(Watch at 720p and enjoy the transcript below)
Today’s question come from Ron K and its part 2 in a 3 part question. Ron says “I think a good idea for a video is ‘adjusting ranges’ depending on the players around you and their stack sizes. That being said, when should we isolate limpers? When should we not?”
So Ron that’s a great question. Just to make sure that we’re all on the same page, an isolation is when there are 1 or more limpers and then we raise in an effort to isolate them and get them heads-up to ourselves. Now there are a bunch of things that go into an isolation and since you didn’t give me a very specific example, I’m going to talk about isolating in a very general conceptual sense.
When we’re isolating there are a couple big things that we want to be paying attention to. First of all, who’s the limper? What do they look like? Are they likely to limp-call, limp-fold or limp-re-raise? I’m usually not going to assume they are going to limp re-raise me too much, but I certainly keep it in mind if I’ve seen them do it in the past.
…who is each limper?…
I then think about the range that they are likely to limp with. There’s a difference between a fishy person who’s limping, because that could be a ton of different hands…versus more of a nitty opponent who maybe is just limping with set mines or suited connectors. Tighter players will have a very predictable range when they decide to do this.
Also think about big things like, who’s behind you? If you isolate this limper, or these multiple limpers, are you likely to get 3-bet a lot of the time? Are you likely to get called? If all of a sudden you get a bunch of callers and you have this huge multi-way pot. If you expect that, we don’t want to choose a range that’s very weak, we want to choose a range that’s very strong side-weighted.
It’s the kind of situation where you have to look at a bunch of different things, and as always, who are your opponents? Who’s behind you if you do decide to get aggressive? And then of course think about little details like your size. So if you choose a smaller isolation size, you’re probably going to see a flop every single time. If you choose a larger size, are you going to see a flop or are people going to fold pre-flop a large chunk of the time? Because if it’s the kind of spot where you get a limper, you can make a large raise and they’re going to fold a large chunk of the time…well that’s a really profitable situation for you and your cards don’t really matter all that much and it gives you a chance to really exploit your position.
Beyond just those general considerations the other big thing, of course, is our cards and the range that we want to use here. The big things that I look for when I choosing a range, obviously other than the other things that I just spoke about, is either
- Having card edge when they continue and/or
- Having a profitable plan if they continue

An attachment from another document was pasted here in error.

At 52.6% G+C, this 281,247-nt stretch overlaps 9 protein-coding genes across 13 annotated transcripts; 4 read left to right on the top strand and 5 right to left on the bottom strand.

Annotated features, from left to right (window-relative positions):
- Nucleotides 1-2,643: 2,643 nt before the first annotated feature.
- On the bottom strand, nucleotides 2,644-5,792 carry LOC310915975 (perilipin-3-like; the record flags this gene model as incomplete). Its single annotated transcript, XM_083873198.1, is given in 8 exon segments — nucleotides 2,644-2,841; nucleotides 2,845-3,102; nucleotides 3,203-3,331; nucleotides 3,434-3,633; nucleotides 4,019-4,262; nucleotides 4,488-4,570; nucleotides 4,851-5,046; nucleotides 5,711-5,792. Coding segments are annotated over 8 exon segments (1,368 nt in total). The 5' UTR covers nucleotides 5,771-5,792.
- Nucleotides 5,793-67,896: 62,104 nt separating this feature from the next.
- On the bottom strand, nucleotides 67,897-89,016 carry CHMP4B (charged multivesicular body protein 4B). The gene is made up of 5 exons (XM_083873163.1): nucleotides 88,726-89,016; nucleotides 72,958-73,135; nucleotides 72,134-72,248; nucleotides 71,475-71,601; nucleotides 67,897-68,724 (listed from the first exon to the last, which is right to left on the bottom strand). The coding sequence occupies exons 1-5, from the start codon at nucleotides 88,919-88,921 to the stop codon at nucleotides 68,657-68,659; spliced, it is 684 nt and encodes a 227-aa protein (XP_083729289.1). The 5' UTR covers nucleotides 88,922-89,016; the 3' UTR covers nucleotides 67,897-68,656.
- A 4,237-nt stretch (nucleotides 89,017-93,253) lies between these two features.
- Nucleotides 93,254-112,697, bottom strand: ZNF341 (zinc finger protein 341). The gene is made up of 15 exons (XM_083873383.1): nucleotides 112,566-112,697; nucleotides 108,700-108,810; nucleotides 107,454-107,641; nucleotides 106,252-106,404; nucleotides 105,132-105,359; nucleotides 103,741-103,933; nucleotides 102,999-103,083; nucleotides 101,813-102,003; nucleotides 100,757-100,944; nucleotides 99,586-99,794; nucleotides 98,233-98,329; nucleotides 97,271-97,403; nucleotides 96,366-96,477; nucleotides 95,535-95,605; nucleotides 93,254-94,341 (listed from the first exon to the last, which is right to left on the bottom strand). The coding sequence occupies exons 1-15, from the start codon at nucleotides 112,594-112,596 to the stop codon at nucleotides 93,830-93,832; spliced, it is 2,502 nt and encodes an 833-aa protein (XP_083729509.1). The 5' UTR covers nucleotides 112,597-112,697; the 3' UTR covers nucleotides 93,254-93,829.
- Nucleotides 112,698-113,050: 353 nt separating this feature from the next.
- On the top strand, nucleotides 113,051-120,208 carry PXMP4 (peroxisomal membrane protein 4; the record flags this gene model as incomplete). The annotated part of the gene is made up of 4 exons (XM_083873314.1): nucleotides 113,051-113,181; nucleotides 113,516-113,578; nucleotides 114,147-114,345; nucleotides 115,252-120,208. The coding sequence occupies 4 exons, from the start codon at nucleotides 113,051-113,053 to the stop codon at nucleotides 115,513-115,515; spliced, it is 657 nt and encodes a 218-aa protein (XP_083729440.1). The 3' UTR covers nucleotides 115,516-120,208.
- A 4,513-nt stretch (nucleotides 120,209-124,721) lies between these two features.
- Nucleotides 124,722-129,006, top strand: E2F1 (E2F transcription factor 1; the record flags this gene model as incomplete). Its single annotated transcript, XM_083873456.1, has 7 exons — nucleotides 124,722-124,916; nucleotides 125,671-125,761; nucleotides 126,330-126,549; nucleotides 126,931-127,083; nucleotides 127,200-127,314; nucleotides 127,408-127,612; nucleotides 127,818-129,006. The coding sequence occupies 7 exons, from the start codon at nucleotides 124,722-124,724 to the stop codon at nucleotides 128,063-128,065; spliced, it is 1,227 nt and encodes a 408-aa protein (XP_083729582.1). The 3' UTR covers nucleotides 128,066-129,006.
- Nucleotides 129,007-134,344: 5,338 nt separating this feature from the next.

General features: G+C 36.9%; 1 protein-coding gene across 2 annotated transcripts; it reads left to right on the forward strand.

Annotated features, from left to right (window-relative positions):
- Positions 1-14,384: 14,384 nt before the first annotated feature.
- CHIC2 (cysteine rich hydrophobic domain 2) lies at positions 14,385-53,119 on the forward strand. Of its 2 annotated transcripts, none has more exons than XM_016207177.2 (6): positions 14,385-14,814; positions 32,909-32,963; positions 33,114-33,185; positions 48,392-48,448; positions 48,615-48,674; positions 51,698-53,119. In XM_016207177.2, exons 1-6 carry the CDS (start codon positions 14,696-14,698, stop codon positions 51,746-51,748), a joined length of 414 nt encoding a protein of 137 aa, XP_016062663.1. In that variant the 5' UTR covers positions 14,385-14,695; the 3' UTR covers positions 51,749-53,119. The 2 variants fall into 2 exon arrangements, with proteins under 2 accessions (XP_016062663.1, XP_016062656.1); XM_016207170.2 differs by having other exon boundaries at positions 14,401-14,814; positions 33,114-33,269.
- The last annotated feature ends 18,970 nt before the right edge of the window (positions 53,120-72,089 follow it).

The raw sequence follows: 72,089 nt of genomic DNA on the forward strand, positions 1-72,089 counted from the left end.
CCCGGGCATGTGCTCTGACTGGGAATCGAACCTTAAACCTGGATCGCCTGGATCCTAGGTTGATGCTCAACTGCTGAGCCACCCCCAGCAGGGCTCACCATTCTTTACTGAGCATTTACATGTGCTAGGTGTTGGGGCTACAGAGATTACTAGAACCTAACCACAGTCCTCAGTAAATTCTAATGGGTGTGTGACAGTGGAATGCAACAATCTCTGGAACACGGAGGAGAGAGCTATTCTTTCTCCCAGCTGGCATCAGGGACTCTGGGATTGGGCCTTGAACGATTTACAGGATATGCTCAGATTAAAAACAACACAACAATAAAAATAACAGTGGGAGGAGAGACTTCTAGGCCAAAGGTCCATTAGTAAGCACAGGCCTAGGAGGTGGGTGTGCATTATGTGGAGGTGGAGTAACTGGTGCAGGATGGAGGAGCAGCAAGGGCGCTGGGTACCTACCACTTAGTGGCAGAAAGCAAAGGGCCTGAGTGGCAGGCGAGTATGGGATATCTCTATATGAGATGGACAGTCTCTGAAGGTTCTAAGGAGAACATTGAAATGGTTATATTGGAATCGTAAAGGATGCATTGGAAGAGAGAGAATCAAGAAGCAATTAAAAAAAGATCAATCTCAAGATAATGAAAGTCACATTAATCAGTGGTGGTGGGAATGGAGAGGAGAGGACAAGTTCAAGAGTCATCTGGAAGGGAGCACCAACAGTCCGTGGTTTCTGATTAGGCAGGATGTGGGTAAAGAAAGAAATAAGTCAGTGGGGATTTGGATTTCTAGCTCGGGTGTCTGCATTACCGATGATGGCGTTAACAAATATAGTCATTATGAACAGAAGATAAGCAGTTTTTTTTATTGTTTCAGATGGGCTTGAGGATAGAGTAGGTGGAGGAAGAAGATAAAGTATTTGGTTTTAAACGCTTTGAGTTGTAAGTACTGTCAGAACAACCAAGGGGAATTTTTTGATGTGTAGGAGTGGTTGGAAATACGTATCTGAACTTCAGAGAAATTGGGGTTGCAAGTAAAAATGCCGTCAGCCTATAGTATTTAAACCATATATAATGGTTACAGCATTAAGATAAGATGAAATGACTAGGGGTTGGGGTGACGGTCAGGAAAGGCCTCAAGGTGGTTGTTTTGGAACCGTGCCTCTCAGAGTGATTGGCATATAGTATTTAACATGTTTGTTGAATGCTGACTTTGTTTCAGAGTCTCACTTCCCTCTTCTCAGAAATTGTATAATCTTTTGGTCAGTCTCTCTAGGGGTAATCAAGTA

Obviously the more limpers that there are, the more difficult it’s going to be to raise here because it’s likely at least one of them is going to call and once one calls, everyone wants to call and then we have this huge multi-way pot. It’s the kind of situation where I don’t really want to choose a weak range of hands, if I’m going to get involved in a situation where I know I’m going to see a flop and its going to be multi-way and I have something junky like T♠ 7♠. That’s not really a great situation for me. I need to be thinking ahead in that regard, and T♠ 7♠ isn’t going to have card edge and it doesn’t have a very profitable plan either (other than hoping that you smash the flop).
There are sometimes when you’re just going to isolate against a fishy opponent, and you’re going to choose a strong range and having position makes it that much better and you’re just going to isolate and go from there. Now you just want to be careful with some of the smaller stuff, like if you have say pocket 4’s and there’s a fish…do you really need to raise and isolate him? Or could you just limp behind and try to create a more mult-way pot and let other people limp behind as well, and then have a better situation for your set-mine? There are situations where you can limp behind sometimes. Some players feel like you can just never limp behind, but there are good situations for it. Especially in spots where the isolation just isn’t all that great and doesn’t accomplish the goals you have.
…should you isolate with 44, or just limp behind?…
Card edge on their continuance range is very very good, or a profitable plan. You know, is villain the kind of person who is going to do a lot of limp-calling preflop but on the flop is going to do a lot of check-folding? Will they just say “well, I missed the flop and I’m going to check/fold everytime I miss”? If that’s the case you can continuation bet the flop a large chunk of the time and pick it up easily. And if that’s the case, your cards don’t matter very much. When you have that really profitable plan, and you understand, “OK, could this just be a quick stab pre-flop, stab flop and they are going to fold a ton?”…that could be a nice profitable, cheap and easy play and you know what you’re going to do with the hand.
Overall, focus on card edge and/or a profitable plan. I mean obviously if you have a great hand and a profitable plan, that’s a great situation for you, but sometimes you’re not always going to have a great hand and other times you’re not going to have a great profitable plan. So as usual, you need to think ahead and then create the most profitable range for that situation. With practice and some off-table thinking you can create a super profitable isolating strategy, just keep these things in mind!